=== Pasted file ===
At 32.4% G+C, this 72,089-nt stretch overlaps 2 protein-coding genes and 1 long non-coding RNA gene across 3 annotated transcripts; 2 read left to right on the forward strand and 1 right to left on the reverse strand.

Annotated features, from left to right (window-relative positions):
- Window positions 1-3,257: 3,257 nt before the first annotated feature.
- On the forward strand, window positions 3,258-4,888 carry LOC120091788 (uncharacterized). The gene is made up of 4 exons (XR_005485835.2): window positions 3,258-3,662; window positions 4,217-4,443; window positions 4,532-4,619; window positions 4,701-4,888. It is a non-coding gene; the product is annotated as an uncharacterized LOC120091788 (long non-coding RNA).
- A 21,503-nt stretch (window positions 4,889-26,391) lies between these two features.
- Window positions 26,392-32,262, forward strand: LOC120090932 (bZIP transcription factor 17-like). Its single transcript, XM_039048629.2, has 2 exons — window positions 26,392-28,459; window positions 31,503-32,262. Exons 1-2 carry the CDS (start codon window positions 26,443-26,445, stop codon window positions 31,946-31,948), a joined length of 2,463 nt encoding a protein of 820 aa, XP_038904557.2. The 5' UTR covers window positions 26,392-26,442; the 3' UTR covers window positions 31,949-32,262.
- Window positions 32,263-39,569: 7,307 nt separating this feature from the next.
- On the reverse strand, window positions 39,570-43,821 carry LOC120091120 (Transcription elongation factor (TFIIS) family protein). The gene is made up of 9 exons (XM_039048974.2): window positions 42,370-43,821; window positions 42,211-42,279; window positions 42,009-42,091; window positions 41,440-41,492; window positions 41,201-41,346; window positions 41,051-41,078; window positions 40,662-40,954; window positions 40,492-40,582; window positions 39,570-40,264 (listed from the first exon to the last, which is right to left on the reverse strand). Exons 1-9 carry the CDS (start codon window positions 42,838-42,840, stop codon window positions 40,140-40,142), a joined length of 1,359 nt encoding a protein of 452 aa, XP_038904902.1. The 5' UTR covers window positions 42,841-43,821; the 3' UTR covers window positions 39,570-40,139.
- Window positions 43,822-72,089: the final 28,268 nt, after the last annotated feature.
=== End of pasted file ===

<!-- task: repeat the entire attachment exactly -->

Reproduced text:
At 32.4% G+C, this 72,089-nt stretch overlaps 2 protein-coding genes and 1 long non-coding RNA gene across 3 annotated transcripts; 2 read left to right on the forward strand and 1 right to left on the reverse strand.

Annotated features, from left to right (window-relative positions):
- Window positions 1-3,257: 3,257 nt before the first annotated feature.
- On the forward strand, window positions 3,258-4,888 carry LOC120091788 (uncharacterized). The gene is made up of 4 exons (XR_005485835.2): window positions 3,258-3,662; window positions 4,217-4,443; window positions 4,532-4,619; window positions 4,701-4,888. It is a non-coding gene; the product is annotated as an uncharacterized LOC120091788 (long non-coding RNA).
- A 21,503-nt stretch (window positions 4,889-26,391) lies between these two features.
- Window positions 26,392-32,262, forward strand: LOC120090932 (bZIP transcription factor 17-like). Its single transcript, XM_039048629.2, has 2 exons — window positions 26,392-28,459; window positions 31,503-32,262. Exons 1-2 carry the CDS (start codon window positions 26,443-26,445, stop codon window positions 31,946-31,948), a joined length of 2,463 nt encoding a protein of 820 aa, XP_038904557.2. The 5' UTR covers window positions 26,392-26,442; the 3' UTR covers window positions 31,949-32,262.
- Window positions 32,263-39,569: 7,307 nt separating this feature from the next.
- On the reverse strand, window positions 39,570-43,821 carry LOC120091120 (Transcription elongation factor (TFIIS) family protein). The gene is made up of 9 exons (XM_039048974.2): window positions 42,370-43,821; window positions 42,211-42,279; window positions 42,009-42,091; window positions 41,440-41,492; window positions 41,201-41,346; window positions 41,051-41,078; window positions 40,662-40,954; window positions 40,492-40,582; window positions 39,570-40,264 (listed from the first exon to the last, which is right to left on the reverse strand). Exons 1-9 carry the CDS (start codon window positions 42,838-42,840, stop codon window positions 40,140-40,142), a joined length of 1,359 nt encoding a protein of 452 aa, XP_038904902.1. The 5' UTR covers window positions 42,841-43,821; the 3' UTR covers window positions 39,570-40,139.
- Window positions 43,822-72,089: the final 28,268 nt, after the last annotated feature.